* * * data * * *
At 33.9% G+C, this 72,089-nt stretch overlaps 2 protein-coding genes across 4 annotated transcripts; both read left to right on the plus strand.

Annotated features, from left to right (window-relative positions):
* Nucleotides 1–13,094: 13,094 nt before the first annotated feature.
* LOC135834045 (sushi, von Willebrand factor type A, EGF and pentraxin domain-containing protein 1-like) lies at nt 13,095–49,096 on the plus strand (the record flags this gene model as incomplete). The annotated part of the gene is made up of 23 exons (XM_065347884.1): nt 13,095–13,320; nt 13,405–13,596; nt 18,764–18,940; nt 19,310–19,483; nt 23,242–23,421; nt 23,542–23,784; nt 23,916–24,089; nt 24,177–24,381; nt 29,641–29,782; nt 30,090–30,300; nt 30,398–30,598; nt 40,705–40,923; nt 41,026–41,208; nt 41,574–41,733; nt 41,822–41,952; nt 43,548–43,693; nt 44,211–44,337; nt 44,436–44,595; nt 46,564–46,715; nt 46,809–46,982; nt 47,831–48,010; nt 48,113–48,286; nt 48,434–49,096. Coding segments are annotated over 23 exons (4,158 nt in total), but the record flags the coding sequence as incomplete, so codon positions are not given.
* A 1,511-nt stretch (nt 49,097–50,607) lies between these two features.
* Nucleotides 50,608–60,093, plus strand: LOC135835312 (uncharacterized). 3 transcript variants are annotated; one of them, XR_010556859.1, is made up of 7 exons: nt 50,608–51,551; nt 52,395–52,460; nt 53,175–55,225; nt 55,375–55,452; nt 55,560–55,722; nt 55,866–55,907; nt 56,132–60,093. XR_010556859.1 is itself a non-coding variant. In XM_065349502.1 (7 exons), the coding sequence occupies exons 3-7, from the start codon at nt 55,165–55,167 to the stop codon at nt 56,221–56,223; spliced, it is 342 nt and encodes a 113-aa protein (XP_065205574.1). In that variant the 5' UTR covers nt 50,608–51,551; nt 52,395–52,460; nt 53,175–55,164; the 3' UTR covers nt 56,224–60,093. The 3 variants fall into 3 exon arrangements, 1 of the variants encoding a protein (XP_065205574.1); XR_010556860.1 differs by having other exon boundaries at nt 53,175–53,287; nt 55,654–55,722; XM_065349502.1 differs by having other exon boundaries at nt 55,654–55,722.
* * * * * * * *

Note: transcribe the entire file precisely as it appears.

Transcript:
At 33.9% G+C, this 72,089-nt stretch overlaps 2 protein-coding genes across 4 annotated transcripts; both read left to right on the plus strand.

Annotated features, from left to right (window-relative positions):
* Nucleotides 1–13,094: 13,094 nt before the first annotated feature.
* LOC135834045 (sushi, von Willebrand factor type A, EGF and pentraxin domain-containing protein 1-like) lies at nt 13,095–49,096 on the plus strand (the record flags this gene model as incomplete). The annotated part of the gene is made up of 23 exons (XM_065347884.1): nt 13,095–13,320; nt 13,405–13,596; nt 18,764–18,940; nt 19,310–19,483; nt 23,242–23,421; nt 23,542–23,784; nt 23,916–24,089; nt 24,177–24,381; nt 29,641–29,782; nt 30,090–30,300; nt 30,398–30,598; nt 40,705–40,923; nt 41,026–41,208; nt 41,574–41,733; nt 41,822–41,952; nt 43,548–43,693; nt 44,211–44,337; nt 44,436–44,595; nt 46,564–46,715; nt 46,809–46,982; nt 47,831–48,010; nt 48,113–48,286; nt 48,434–49,096. Coding segments are annotated over 23 exons (4,158 nt in total), but the record flags the coding sequence as incomplete, so codon positions are not given.
* A 1,511-nt stretch (nt 49,097–50,607) lies between these two features.
* Nucleotides 50,608–60,093, plus strand: LOC135835312 (uncharacterized). 3 transcript variants are annotated; one of them, XR_010556859.1, is made up of 7 exons: nt 50,608–51,551; nt 52,395–52,460; nt 53,175–55,225; nt 55,375–55,452; nt 55,560–55,722; nt 55,866–55,907; nt 56,132–60,093. XR_010556859.1 is itself a non-coding variant. In XM_065349502.1 (7 exons), the coding sequence occupies exons 3-7, from the start codon at nt 55,165–55,167 to the stop codon at nt 56,221–56,223; spliced, it is 342 nt and encodes a 113-aa protein (XP_065205574.1). In that variant the 5' UTR covers nt 50,608–51,551; nt 52,395–52,460; nt 53,175–55,164; the 3' UTR covers nt 56,224–60,093. The 3 variants fall into 3 exon arrangements, 1 of the variants encoding a protein (XP_065205574.1); XR_010556860.1 differs by having other exon boundaries at nt 53,175–53,287; nt 55,654–55,722; XM_065349502.1 differs by having other exon boundaries at nt 55,654–55,722.